August 26, 2015
The world is about to experience an unprecedented consumption boom, which presents both challenges and opportunities for investors everywhere. Animal protein consumption, energy, air travel, health care, and education are some of the most relevant sectors involved as the upcoming changes in population and income collide. ... The world in general—and India in particular— is in the midst of a fascinating transition right now. Taking a step back from our day-to-day focus to view the bigger picture can offer a different perspective on the dynamics of various countries in a volatile and uncertain world. Envision a map that is drawn to represent how economists view the world. Imagine a map on which the area occupied by a country as a percentage of total area is equivalent to its percentage of global GDP. Compared with traditional maps, in which country sizes are based on land area, the United States, Europe, and definitely Japan would appear bloated. Other regions would look smaller—for example, Africa or India. Africa especially is quite difficult to see on the economists’ map. ... Now, imagine another map on which land area is proportionate to the country’s percentage of the global population. If the United States is viewed this way, it will be much smaller than on the economists’ map. In the population map, Africa would become relevant and uncertainties about the importance of India and China would disappear. Focusing on the differences in these maps may permit us to realize our biases in viewing the world.
The American honeybee is in peril, you might have heard, if you are the sort of person who likes a ghost story. In the last year, beekeepers lost 42 percent of their colonies, another peak in a string of mass die-offs on the scale of plagues: In the last five years, die-offs have hit 34 percent, 46 percent, 29 percent, and 36 percent. That’s more than one in every three colonies each year — whole impeccably networked societies, as big as small cities. In many areas, the figures were worse, and it was hard not to wonder how a species in crisis could possibly sustain annual regional losses as high as 60 percent without fast approaching extinction. ... We’ve been panicking about them nonstop since 2006, when beekeeper Dave Hackenberg inspected 2,400 hives wintering in Florida and found 400 of them abandoned — totally empty. American beekeepers had experienced dramatic die-offs before, as recently as the previous winter in California and in regular bouts with a deadly bug called the varroa mite since the 1980s. But those die-offs would at least produce bodies pathologists could study. Here, the bees had just disappeared. ... Pollination sounds sweet, but the process is not natural in the way we might like to think: bees happily flitting about the countryside from one plant to the next. Honeybees are not even native to North America. They were brought here to work, then bred to work more; first to make honey, then, beginning about 50 years ago, to pollinate our crops. They live, almost exclusively, in what are called managed colonies, in hives we’ve built for them so that we might transport them around the country to industrial farms that need them for pollination. Really, they are livestock. ... We also know that colony-collapse disorder, the thing that kicked off bee panic in the first place, isn’t actually even happening anymore.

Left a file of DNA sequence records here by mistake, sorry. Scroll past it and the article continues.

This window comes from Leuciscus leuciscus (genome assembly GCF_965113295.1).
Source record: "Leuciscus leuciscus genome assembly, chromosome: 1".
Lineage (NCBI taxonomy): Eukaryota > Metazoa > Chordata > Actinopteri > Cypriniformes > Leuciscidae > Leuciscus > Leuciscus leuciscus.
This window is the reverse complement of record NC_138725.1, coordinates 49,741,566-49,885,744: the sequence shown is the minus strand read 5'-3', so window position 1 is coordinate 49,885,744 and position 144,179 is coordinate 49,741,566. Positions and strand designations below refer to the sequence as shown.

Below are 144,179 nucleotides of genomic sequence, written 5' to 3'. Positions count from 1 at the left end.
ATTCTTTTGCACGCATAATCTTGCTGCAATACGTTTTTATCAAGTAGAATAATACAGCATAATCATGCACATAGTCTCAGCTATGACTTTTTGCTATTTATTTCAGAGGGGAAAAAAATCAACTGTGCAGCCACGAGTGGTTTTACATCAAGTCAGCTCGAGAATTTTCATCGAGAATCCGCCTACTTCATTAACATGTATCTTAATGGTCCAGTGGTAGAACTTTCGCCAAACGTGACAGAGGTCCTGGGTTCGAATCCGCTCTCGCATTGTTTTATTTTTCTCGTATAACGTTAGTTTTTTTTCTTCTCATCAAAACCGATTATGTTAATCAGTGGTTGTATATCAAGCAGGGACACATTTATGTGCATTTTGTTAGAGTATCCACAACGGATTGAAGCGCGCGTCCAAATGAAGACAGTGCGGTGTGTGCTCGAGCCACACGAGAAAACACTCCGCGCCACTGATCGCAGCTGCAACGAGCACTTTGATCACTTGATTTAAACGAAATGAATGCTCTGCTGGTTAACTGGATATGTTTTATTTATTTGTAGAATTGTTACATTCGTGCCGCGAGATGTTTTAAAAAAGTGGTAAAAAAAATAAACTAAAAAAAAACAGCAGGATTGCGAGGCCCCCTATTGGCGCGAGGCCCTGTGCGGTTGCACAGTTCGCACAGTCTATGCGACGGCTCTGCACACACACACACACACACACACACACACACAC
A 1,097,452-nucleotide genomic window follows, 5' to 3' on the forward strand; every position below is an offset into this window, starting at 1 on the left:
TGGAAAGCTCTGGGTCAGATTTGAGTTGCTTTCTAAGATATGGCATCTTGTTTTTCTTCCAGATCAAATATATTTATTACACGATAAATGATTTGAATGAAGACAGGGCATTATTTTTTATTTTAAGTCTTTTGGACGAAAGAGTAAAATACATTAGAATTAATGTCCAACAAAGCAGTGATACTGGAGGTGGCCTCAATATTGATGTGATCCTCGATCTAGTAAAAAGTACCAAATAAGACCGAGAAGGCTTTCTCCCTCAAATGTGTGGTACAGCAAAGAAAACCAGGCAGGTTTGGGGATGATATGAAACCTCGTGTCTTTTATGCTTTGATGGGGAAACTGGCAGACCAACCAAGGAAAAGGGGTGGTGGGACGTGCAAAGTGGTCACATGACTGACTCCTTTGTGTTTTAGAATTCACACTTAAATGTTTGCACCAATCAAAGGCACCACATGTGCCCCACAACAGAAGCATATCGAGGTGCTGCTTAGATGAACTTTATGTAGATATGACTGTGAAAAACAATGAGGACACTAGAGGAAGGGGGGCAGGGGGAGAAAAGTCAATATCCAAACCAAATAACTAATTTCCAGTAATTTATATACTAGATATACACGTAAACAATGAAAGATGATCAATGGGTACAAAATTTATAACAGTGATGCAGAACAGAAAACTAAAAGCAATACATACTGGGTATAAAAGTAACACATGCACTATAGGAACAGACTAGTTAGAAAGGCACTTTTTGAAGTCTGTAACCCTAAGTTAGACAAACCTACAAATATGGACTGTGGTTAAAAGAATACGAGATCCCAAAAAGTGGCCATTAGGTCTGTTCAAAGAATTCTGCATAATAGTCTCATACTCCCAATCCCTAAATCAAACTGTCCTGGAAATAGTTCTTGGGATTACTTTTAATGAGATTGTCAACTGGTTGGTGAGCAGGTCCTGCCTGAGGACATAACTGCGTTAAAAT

The alleged coup plotters were middle-aged immigrants, who had made good lives for themselves in America over the course of decades, with careers, wives, children, savings, suburban houses, citizenship – the whole archetypal dream. They only visited the Gambia occasionally, if at all, and they had little connection to politics in their homeland. What could have possessed them to risk everything in a foolhardy attempt to topple one of the world’s strangest dictators? ... Jammeh is a tyrant out of caricature, a throwback to the African strongmen of the 1970s. He’s boasted that he will rule for “a billion years”. He’s adopted a ridiculous string of titles: “His Excellency Sheikh Professor Alhaji Dr Yahya AJJ Jammeh Babili Mansa.” (The last phrase translates to “conqueror of rivers”.) He’s posed as a fetishistic healer, claiming magical powers to cure Aids, asthma and diabetes, and has launched witch-hunts to root out enemy sorcerers. He’s deployed demagoguery against human rights groups, fanning popular hatred of gays, whom he has threatened to behead. He’s massacred protesters and disappeared political opponents. Through his feared intelligence service, he exercises crushing power over every aspect of the Gambia’s politics and economy, which subsists mainly on income from discount tourism and peanuts. ... Since January, that fight has largely been focused on a court case in Minnesota, where federal prosecutors have charged five Gambians with violating the Neutrality Act, a seldom-invoked 1794 law that makes it illegal to mount a military expedition against “any foreign prince or state” with whom the US is at peace.
Long-haul trucker Josh Giesbrecht lives a strange and solitary life, spending weeks on the road at a time while hauling cargo from point A to point B, covering vast distances on seemingly endless stretches of pavement. The 27-year-old native of Manitoba, Canada documents his trials and tribulations on YouTube, showing off his adorable dogs (Diesel and Sergeant) and his long and lonely hours on the road. Giesbrecht spoke with us via Skype from somewhere in the middle of North Dakota while en route to Iowa. He couldn't talk about what he was delivering — oddly, that's verboten — but he was happy to discuss getting paid by the mile, why Canadian fuel is superior to the stuff sold in the United States, and how not to plunge over an icy cliff in the depths of winter.